Information

Important Dates & Times

Monday January 20, 2020 at 9:00 AM
Friday February 21, 2020 at 11:59 PM
Friday March 27, 2020 at 8:00 AM
Friday March 27, 2020 at 4:00 PM
Friday March 27, 2020 at 8:00 AM
Friday March 27, 2020 at 1:00 PM

IUP’s Regional Competition - FAQs:
What are the Dates?
-March 27, 2020: Date of Event (judging starts at 9am and the awards ceremony ends 2:30)
-Mach 16, 2020:   Submission due date for Paper and Website Categories. Other categories 
do not need to be submitted prior to event.
-Feb 28, 2020:       Late Registration (additional fees will be assessed)
-Feb 14, 2020:       Registration Deadline for Regional Competition (Forms & Fees)

 

What is the Cost?
Registration costs are $20 per student participating in the event. This will give them access to a 15/20 minute judging session of their entry, a lunch at IUP’s cafeteria, and a participation ribbon. Winners will also receive a medal and a gift. 
While school districts typically cover the registration costs, feel free to contact me about other funding ideas/possibilities - especially for newcomers to the program.

What is this year’s theme?
This year’s theme is Breaking Barriers in History. NHD has a theme sheet here: 
https://www.nhd.org/sites/default/files/NHD_2020ThemeBook_web%20version-pages-7-8.pdf 


What forms do these entries take?
Students can choose from 5 different types of entries: Exhibits, Papers, Performances, Documentaries, and Websites. Papers have to be individually created while the other 4 categories can be either individual or group (up to 5 students) entries.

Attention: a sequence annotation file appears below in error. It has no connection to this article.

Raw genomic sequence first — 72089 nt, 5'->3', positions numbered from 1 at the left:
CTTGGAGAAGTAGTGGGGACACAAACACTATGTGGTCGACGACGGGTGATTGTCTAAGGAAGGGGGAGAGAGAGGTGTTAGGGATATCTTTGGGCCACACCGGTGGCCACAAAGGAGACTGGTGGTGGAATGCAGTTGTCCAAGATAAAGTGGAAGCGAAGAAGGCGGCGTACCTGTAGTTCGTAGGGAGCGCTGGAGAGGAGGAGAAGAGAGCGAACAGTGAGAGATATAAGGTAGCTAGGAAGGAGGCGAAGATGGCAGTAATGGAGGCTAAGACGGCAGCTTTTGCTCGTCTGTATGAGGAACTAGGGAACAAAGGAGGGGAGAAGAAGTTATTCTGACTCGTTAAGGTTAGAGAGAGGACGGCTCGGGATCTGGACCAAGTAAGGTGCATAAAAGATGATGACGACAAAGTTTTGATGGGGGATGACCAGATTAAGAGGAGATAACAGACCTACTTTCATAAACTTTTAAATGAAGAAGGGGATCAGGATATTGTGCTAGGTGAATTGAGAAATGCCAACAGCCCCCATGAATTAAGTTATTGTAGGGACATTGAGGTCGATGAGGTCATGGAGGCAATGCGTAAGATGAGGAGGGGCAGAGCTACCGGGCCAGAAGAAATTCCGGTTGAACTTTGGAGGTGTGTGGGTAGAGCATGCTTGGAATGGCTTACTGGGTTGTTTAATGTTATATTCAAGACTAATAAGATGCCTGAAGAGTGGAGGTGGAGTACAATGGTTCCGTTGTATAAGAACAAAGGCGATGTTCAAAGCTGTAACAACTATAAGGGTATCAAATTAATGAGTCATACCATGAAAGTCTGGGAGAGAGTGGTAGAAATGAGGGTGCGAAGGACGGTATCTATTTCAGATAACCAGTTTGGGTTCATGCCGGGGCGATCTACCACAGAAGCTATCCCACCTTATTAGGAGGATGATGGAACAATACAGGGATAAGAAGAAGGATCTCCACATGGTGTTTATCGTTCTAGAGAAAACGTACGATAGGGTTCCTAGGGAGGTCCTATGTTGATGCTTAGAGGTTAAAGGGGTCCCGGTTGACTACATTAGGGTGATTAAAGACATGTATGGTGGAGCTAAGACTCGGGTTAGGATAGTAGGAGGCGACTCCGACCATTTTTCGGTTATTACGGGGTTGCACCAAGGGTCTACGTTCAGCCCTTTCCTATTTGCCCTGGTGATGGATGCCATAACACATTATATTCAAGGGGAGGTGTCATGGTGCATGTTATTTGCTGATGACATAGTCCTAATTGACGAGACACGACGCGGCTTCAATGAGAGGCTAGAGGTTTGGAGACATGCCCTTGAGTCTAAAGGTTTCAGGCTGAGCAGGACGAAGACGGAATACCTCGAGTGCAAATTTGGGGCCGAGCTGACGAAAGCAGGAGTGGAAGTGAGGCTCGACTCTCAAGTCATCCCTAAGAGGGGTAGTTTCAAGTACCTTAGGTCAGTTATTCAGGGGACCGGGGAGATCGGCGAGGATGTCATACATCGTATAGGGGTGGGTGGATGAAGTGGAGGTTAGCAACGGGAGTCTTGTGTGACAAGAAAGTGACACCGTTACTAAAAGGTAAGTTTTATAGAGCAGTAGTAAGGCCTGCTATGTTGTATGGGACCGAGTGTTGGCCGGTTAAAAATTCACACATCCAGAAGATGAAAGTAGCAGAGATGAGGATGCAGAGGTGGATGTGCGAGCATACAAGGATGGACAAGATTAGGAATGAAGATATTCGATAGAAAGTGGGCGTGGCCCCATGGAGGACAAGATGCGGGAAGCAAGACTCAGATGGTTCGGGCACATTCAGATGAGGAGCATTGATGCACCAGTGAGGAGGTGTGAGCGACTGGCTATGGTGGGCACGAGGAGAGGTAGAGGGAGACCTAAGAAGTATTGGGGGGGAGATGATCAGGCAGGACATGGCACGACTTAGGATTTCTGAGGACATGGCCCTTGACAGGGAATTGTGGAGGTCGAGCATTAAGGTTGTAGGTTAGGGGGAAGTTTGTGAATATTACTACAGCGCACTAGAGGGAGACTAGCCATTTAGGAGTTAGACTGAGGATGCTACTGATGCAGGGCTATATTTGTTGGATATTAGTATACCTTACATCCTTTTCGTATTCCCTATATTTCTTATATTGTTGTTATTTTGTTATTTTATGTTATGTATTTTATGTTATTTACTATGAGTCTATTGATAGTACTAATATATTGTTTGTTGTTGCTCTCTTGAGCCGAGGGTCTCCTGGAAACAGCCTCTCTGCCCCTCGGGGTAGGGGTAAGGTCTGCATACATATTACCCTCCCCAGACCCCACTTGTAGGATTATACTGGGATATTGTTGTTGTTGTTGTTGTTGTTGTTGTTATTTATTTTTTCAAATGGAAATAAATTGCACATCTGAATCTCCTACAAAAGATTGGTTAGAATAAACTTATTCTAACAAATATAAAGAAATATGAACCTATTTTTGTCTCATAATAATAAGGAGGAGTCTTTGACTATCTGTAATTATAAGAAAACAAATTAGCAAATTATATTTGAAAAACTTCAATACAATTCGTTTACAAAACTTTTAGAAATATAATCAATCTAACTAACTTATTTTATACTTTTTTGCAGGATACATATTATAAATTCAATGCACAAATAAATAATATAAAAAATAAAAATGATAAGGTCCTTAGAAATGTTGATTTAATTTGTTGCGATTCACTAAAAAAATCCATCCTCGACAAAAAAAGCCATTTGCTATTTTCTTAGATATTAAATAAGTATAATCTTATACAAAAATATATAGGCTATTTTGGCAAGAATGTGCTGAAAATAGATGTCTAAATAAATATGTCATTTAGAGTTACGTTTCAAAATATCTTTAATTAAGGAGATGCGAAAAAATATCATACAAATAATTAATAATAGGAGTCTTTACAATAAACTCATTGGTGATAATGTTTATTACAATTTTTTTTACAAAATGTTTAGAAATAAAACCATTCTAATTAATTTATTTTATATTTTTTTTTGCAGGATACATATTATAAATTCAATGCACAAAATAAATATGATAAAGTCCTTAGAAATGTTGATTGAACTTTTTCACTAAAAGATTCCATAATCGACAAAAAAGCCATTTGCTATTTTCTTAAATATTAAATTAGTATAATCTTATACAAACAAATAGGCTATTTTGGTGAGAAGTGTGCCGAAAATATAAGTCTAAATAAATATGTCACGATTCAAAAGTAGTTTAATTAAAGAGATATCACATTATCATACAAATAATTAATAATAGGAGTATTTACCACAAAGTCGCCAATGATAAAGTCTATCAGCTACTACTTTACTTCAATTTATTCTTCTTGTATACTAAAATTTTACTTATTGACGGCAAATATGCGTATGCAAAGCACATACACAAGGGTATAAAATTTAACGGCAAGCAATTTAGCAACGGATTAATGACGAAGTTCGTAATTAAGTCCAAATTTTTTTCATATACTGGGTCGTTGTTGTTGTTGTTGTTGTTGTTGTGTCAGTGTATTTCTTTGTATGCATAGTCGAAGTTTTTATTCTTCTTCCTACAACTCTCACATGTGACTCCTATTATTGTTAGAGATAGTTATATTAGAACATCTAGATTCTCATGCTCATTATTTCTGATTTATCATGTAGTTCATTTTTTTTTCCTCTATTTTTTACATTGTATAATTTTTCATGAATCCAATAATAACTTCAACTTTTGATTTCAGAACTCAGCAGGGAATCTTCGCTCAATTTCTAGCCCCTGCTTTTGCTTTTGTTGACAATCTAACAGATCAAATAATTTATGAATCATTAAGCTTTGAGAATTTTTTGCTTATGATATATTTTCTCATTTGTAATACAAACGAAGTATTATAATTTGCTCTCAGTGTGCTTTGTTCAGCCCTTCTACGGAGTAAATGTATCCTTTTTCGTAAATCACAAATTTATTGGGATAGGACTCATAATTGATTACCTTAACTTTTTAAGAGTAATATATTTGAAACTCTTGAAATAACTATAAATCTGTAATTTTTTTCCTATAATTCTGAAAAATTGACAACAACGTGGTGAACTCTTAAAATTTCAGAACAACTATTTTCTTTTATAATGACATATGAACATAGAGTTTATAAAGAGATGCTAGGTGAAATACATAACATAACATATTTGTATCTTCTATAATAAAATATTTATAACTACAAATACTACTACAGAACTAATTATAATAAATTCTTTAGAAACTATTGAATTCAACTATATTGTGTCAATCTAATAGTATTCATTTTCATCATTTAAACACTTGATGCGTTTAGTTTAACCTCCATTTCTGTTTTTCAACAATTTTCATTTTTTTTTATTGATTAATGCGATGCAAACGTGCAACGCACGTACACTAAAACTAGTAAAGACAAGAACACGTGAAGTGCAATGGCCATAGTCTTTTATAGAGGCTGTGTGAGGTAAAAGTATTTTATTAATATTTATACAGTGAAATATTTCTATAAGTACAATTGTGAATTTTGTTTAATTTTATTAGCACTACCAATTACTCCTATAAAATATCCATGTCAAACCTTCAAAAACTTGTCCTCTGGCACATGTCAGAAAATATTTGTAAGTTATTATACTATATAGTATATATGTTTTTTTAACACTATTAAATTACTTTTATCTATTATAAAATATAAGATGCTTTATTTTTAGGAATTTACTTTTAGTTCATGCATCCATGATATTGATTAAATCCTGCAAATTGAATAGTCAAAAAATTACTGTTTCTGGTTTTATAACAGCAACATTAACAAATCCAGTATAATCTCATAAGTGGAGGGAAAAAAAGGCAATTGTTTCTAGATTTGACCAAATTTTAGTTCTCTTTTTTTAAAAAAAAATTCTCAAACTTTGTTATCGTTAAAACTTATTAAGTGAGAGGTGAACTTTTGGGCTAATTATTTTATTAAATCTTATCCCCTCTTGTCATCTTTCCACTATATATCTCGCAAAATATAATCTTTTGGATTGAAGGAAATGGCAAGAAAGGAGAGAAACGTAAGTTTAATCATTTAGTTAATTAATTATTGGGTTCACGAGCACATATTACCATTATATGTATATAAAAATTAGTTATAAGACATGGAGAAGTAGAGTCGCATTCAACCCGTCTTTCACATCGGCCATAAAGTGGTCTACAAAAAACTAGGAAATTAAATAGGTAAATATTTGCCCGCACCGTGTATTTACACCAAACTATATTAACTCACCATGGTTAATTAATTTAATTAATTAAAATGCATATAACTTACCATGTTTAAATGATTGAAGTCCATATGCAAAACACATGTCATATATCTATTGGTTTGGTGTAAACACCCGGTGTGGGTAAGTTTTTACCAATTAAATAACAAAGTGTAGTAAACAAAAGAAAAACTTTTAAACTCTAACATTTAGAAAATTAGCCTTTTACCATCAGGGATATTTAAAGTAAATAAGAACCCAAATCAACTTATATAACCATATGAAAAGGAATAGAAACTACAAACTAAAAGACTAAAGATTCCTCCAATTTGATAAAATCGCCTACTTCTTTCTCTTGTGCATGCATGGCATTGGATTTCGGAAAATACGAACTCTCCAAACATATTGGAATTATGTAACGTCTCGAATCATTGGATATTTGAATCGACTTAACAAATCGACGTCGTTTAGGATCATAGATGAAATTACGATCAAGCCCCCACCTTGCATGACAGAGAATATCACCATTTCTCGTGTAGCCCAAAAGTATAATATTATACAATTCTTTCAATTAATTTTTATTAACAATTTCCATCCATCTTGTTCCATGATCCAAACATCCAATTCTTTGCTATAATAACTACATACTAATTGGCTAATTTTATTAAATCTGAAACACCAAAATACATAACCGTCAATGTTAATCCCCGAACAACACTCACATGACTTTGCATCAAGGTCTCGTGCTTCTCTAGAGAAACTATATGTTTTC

How many students can attend from a single school?
History Day allows 3 entries per category for each school. This means that, theoretically, each school could bring as many as 15 students for individual entries (3 students  for each of the 5 different entry types) and up to 60 students for the group entries (of 5 students each) in the four categories that allow groups (Exhibits, Performances, Documentaries, and Websites). 
In reality, it rarely works out to be that many participants since students prefer to work in smaller groups and/or avoid certain entry types.

Where can I register?
Registration begins January 20 with the sponsors registering first and then the students registering and linking their accounts to the teacher. 

Where do the students go if they win?
The 2020 National History Day in Pennsylvania State Contest will take place on Friday, May 15, and Saturday, May 16, 2020, at Carlisle High School, 623 W Penn St., Carlisle, PA.


What’s the timetable for all this?
Many students start their research in the Fall before the actual competitions. However, the typical course of action seems to be for students to hone in on a potential topic by Winter break with research kicking into high gear in January and the development of the project happening in February and some fine-tuning in March.

For further Rules and Regulations, please refer to the NHD rule book

contest rule book.png

https://www.nhd.org//sites/default/files/Contest-Rule-Book_2.pdf

 

National History Day started as a small contest in Cleveland in 1974 and has grown to a nation-wide educational program that allows thousands of middle and high school students to participate in an exciting way to study history and learn about issues, ideas, people, and events.  Through NHD students will learn the skills and techniques of the historian and discover new insights that they express through creative and original performances, documentaries, websites, papers, or three-dimensional exhibits.  With its regional, state, and national levels of competition, it’s reasonable to see History Day being the Social Studies equivalent of what Science Fair is to the Natural Sciences.